Hurricane Connor, aka Connor Dash O’Neil, our grandson, and his mom recently spent a few days in East Tennessee.
While here we enjoyed two of our area’s greatest tourist attractions: Dollywood and Great Smoky Mountains National Park.
Saturday, July 27, was devoted to Dollywood. Quite frankly, I wasn’t sure I’d survive, but God blessed us with a clear day and fairly low humidity, plus a rather uncrowded park.
Connor follows in the O’Neil family tradition; he’s never met a ride he didn’t like. His favorite seems to be the Scrambler, with the Teacups a close second. Of course, we kicked off the day with everyone in the family “driving” the vintage cars.
Five hours later, our rather wilted foursome departed, and Connor fell asleep before we exited the parking lot. His power nap back to Newport left him rarin’ to go for supper at Wendy’s and a chocolate Frostee. I proudly take full credit for introducing him to that cool, delightful treat a couple of years ago after a visit to the Charleston Aquarium.
On Sunday, I was the only one in the household who made it to church, and then just to Sunday school. Afterwards, Connor’s grandmother, “Kay Kay,” opted for an afternoon nap.
At my suggestion, we remaining three decided to go look for a bear. Thankfully we didn’t tell Connor what we were searching for to avoid the terrible disappointment if said bear failed to materialize.
We headed to Gatlinburg via the Cosby route and stopped for lunch at the McDonald’s this side of the mountain tourist mecca. Imagine our astonishment to be told they were “out of ketchup” for our fries. After weathering that storm, we piled in the car and headed through town, playing the time-honored game of identifying as many state license plates as possible.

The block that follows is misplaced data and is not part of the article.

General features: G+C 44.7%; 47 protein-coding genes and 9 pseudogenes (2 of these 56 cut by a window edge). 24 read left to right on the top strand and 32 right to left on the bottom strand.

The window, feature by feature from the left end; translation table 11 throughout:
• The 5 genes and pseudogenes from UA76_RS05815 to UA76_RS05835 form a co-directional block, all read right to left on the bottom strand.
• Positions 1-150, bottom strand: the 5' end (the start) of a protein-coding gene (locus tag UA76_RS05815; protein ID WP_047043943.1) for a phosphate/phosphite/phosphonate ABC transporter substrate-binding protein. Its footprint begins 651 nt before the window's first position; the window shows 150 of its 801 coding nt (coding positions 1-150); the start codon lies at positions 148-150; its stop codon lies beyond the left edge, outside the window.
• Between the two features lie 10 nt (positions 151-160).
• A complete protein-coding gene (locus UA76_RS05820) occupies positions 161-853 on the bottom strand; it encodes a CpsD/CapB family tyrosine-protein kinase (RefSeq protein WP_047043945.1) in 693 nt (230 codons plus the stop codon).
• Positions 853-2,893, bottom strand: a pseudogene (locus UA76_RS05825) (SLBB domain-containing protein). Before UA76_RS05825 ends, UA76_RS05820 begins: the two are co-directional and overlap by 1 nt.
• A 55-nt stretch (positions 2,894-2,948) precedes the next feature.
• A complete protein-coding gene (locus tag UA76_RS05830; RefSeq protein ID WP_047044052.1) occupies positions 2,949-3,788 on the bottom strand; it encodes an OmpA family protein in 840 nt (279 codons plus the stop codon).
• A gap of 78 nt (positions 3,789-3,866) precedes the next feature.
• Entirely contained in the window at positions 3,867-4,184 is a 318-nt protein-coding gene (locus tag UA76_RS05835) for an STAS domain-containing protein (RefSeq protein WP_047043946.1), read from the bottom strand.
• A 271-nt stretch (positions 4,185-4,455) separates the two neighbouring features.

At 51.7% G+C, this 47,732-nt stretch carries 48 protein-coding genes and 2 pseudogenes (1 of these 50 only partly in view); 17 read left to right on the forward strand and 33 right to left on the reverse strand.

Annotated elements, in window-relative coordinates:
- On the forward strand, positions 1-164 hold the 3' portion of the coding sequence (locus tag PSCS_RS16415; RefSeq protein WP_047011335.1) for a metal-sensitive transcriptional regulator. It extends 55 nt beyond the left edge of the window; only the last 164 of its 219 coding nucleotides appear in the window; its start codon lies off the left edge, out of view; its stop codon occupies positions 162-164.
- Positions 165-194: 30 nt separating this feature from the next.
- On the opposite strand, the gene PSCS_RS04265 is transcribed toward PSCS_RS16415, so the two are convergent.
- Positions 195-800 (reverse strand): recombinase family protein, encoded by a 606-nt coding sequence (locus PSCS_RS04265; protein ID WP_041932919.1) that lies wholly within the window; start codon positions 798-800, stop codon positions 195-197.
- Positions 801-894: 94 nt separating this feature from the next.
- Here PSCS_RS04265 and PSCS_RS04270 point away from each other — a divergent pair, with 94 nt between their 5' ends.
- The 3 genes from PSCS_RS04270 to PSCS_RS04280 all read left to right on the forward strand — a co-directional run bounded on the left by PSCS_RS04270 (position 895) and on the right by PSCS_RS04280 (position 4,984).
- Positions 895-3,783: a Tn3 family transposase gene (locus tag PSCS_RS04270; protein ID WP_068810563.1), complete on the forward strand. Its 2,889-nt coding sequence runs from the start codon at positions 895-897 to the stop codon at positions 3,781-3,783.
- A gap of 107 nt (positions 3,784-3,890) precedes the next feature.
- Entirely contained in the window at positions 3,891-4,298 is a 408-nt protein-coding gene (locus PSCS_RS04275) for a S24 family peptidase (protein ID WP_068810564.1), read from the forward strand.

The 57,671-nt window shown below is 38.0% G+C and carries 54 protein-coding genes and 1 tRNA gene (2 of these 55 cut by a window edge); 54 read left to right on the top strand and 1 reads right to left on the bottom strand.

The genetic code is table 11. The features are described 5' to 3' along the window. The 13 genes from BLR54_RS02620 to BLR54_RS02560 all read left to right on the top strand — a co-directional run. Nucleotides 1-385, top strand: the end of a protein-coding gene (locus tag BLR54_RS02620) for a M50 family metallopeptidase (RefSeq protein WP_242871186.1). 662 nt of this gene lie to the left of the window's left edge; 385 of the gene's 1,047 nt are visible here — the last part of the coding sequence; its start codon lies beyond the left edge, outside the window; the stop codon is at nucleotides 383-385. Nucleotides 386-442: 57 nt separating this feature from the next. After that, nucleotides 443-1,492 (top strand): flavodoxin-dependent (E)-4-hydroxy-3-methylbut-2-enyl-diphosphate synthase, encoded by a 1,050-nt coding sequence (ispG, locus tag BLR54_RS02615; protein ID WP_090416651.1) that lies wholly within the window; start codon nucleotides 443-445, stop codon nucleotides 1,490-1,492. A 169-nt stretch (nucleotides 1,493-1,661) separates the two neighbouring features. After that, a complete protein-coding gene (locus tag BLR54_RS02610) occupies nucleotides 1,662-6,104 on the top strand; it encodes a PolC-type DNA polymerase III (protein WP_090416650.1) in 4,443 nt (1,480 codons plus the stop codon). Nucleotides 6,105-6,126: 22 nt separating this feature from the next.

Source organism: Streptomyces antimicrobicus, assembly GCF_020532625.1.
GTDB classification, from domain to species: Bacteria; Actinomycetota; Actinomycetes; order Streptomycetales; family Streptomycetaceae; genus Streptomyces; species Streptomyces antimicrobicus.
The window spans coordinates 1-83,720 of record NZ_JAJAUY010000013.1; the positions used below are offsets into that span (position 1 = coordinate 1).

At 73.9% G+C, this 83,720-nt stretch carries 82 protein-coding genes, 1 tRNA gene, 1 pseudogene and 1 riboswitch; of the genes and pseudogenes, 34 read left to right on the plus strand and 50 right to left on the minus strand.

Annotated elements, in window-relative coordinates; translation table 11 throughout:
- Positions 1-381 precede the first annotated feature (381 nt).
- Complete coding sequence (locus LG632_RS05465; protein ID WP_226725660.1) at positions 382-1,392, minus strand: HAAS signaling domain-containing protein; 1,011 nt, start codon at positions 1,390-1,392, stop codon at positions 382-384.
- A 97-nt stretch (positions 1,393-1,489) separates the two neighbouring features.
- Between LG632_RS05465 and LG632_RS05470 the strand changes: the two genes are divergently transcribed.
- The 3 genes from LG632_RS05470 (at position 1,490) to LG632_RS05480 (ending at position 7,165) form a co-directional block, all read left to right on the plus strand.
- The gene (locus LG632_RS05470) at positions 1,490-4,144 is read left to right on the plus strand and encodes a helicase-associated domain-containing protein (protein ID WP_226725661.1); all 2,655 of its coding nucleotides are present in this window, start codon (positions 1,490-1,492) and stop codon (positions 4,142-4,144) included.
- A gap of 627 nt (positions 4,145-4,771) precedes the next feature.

Next came a stop at the Visitors Center at Sugarlands and here came the great surprise.
Basically the stop was for a bathroom break before we headed up the mountain to Clingman’s Dome. But instead, we spent over an hour there.
Connor was absolutely enthralled by their marvelous display of the Park’s wildlife. I was amazed at the number of animals he could already identify and happy to see that he was interested in learning the names of the other critters.
Good friends Sheila Evans and Frank March, both with the Park Service, happened to be on duty and welcomed us with wide smiles and open arms. Sheila made sure Connor had his picture taken with an actual Park Ranger and shared a Scavenger Hunt game with Amber and Connor to play while touring the display.
Finally the time came to hit the road again. We still didn’t mention the possibility of spotting an actual bear, but Connor was alert to everything.
His question, “Where’s the Park?”, brought the realization that the “parks” with which he is familiar in Charleston feature water slides, playgrounds, and other entertainments. Thus came a lesson about the different kinds of parks and the fact that he was actually in the middle of a national park.
Mile after mile passed and nary a bear did we see.
The tunnels provided a bit of excitement and the blooming wildflowers caught his attention.
Arriving at our destination, Amber and I were happy to see his excitement at scrambling up the hillside to the top of everything. He wasn’t as excited about standing with one foot in Tennessee and the other in North Carolina as I thought he would be, but at least he didn’t throw a fit when asked to pose for a photo.
The day ended with a return trip through Gatlinburg, again without spotting a bear, and eventually a happy reunion with Kay Kay.
Our precious ones left for home on Monday, Connor taking with him a collection of post cards featuring Black Bears to share with his pre-school buddies.
It was a good weekend for all. I’ve about recovered my strength, and Connor continues his swim lessons. He’s also cocked and primed to enter kindergarten in a few days, but that’s a story for another day.